March 11, 2021

CLEVELAND, Ohio – An organization aimed at recruiting candidates from STEM backgrounds to run for office is kicking off a campaign in Ohio to draft former Ohio Department of Health Director Dr. Amy Acton to run for U.S. Senate.

The 314 Action Fund is launching a petition site at to encourage Acton to get into the race to succeed retiring GOP Sen. Rob Portman. Acton, who rose to fame as one of the faces of the early coronavirus response in Ohio, has said she is considering a Democratic run for the seat.

Josh Morrow, executive director of 314 Action, said Acton’s personal background coming from an impoverished family in Youngstown to become the state’s leading public health professional combined with her national profile as one of the early leaders on the coronavirus response made her an ideal candidate for the group.

“Her personal story with her professional background makes her a formidable candidate,” he said. “What we like about Ohio is someone like Amy kind of transcends politics. She’s not like someone the Democrats have run in years past.”

Morrow said the goal of the campaign was to show Acton she would have access to a nationwide network of grassroots supporters and donors. The group would alsoraise money for independent expenditures to support Acton in the primary race.

Republican Gov. Mike DeWine appointed Acton, a Democrat, to lead the Ohio Department of Health in 2019. The ODH director isn’t normally a household name, but Acton became one of the early stars of the coronavirus pandemic, known for her blunt assessment of the matter and quick response to the outbreak, earning her praise both in Ohio and nationally.

Following DeWine’s decision to rapidly reopen the state, Acton resigned in July 2020 and joined the Columbus Foundation. She resigned in February after confirming she was considering a bid for Senate.

A spokesman for Acton declined to comment.

The 314 Action Fund – named for the first three digits of pi, 3.14 – was founded by Shaughnessy Naughton, a Pennsylvania chemist who unsuccessfully ran for Congress in 2014. Naughton felt she didn’t have the same access to resources as traditional political candidates who often come from the legal or business sector. She founded 314 Action to focus on supporting candidates from the STEM careers – science, technology, engineering and mathematics – though has also branched out to the medical field.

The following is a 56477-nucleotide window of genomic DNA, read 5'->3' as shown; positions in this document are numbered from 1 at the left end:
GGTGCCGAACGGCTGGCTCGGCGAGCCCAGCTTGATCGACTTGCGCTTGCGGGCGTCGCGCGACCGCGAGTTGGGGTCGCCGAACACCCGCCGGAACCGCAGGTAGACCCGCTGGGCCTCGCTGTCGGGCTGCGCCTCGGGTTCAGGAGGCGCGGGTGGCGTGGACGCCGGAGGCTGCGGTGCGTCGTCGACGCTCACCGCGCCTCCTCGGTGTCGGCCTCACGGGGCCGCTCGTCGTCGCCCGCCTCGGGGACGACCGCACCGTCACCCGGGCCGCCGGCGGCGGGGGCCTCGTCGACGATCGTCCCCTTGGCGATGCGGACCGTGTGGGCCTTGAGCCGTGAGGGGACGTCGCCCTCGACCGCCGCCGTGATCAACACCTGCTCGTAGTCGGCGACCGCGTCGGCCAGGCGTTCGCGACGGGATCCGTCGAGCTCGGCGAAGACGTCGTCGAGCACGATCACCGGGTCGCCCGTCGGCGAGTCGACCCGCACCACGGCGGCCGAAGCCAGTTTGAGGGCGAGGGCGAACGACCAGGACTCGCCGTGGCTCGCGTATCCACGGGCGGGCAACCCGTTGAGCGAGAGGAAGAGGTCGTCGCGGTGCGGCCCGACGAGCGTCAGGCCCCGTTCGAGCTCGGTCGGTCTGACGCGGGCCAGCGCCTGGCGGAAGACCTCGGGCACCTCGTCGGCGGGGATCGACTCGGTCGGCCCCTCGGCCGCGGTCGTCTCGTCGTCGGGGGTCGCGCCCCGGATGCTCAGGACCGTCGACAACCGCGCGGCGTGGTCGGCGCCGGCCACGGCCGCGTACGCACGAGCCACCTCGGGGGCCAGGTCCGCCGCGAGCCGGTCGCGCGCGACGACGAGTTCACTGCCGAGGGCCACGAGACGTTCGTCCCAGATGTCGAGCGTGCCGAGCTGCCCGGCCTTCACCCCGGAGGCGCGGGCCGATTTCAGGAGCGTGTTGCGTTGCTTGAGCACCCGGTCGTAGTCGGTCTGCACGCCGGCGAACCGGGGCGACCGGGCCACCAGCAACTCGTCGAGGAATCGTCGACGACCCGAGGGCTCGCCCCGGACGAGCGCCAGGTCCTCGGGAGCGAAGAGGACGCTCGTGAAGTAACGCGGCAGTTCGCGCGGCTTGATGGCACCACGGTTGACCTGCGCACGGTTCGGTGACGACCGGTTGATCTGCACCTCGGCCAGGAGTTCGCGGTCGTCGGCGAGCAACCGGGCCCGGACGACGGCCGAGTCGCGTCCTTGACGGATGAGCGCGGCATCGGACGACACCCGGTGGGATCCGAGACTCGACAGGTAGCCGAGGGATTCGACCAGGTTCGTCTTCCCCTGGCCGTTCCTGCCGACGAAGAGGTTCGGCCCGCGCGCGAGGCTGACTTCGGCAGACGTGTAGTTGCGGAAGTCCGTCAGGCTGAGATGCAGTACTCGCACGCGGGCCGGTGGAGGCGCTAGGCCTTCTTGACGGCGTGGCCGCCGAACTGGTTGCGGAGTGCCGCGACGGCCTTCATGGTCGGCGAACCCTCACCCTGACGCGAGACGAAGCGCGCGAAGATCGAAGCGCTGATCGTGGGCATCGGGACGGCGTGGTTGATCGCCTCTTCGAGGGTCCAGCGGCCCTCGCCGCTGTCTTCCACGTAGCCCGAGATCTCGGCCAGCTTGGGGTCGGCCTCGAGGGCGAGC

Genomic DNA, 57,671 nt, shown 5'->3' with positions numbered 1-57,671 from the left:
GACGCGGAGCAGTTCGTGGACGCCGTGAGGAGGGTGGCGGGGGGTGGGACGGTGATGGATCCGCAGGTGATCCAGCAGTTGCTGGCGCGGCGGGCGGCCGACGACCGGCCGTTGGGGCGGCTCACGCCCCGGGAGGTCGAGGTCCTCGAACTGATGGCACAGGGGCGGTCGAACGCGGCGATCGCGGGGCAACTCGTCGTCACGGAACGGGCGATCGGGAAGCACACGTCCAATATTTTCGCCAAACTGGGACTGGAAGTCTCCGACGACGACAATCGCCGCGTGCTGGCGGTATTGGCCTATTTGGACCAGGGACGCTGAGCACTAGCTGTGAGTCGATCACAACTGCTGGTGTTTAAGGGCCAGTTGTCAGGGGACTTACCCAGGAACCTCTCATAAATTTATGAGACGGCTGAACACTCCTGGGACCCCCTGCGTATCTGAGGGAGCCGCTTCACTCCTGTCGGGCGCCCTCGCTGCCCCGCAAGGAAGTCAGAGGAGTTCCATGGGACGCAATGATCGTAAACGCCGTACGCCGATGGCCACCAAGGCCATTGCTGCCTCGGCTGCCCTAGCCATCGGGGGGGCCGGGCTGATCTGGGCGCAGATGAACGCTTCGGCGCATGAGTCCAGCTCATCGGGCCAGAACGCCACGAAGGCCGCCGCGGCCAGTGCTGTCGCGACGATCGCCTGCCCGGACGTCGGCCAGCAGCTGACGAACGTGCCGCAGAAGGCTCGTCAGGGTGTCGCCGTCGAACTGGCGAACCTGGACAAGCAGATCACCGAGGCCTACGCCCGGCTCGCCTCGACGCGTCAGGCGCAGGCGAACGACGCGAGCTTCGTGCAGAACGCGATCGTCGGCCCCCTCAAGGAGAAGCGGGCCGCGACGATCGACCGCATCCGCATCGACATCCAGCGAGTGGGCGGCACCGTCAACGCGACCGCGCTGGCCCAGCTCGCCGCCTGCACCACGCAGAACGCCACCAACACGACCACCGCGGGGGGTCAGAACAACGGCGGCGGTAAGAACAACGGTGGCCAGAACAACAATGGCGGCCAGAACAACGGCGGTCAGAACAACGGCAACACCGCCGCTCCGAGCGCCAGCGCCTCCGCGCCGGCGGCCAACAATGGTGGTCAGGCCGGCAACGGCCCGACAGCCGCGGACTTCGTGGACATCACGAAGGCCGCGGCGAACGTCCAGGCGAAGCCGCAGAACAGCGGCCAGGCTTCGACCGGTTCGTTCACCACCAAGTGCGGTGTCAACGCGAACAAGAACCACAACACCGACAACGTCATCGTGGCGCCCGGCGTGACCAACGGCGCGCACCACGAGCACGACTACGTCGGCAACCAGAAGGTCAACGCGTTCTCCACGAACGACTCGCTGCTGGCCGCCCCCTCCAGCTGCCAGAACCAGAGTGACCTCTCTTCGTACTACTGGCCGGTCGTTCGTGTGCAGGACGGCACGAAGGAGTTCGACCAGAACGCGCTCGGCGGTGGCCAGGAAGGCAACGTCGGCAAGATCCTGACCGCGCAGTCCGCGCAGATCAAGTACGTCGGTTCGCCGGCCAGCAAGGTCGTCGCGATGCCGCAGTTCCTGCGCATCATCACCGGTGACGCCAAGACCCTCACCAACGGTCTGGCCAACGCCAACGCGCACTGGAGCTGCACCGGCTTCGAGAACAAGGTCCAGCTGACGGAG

“We recruit candidates at all levels of government,” Morrow said. “Not just federal, but all the way down to school board. We work with them in the same way that Emily’s List and the (Democratic Congressional Campaign Committee) work with these candidates and then end up spending on behalf of them in primaries.”

Unlike many political groups, 314 Action is heavily involved in primaries. Morrow said it does so because STEM candidates often don’t have the political resources to make it to the general election without assistance.

The group has grown rapidly since its inception. Morrow said in 2018, their first full cycle, it had a network of 40,000 members and spent $5.5 million. The group has since grown to a network of 6 million members and spent close to $30 million in 2020, including on the successful campaigns of Arizona Sen. Mark Kelly, a former astronaut, and Colorado Sen. John Hickenlooper, a geologist.

Morrow said the group has a goal of spending $50 million this cycle, including in Ohio if it successfully helps draft Acton to run.

So far, no Democrats have entered the Senate race, though Acton as well as Rep. Tim Ryan, Ohio House Minority Leader Emilia Sykes and Franklin County Commissioner Kevin Boyce have all expressed an interest.

Two Republicans, former Treasurer Josh Mandel and former Ohio Republican Party Chairman Jane Timken, have formally announced, with Reps. Steve Stivers of Columbus and Bill Johnson of Marietta, Cleveland businessmen Bernie Moreno and Mike Gibbons and TV/radio personality and political commentator Geraldo Rivera all mulling a bid.

Read on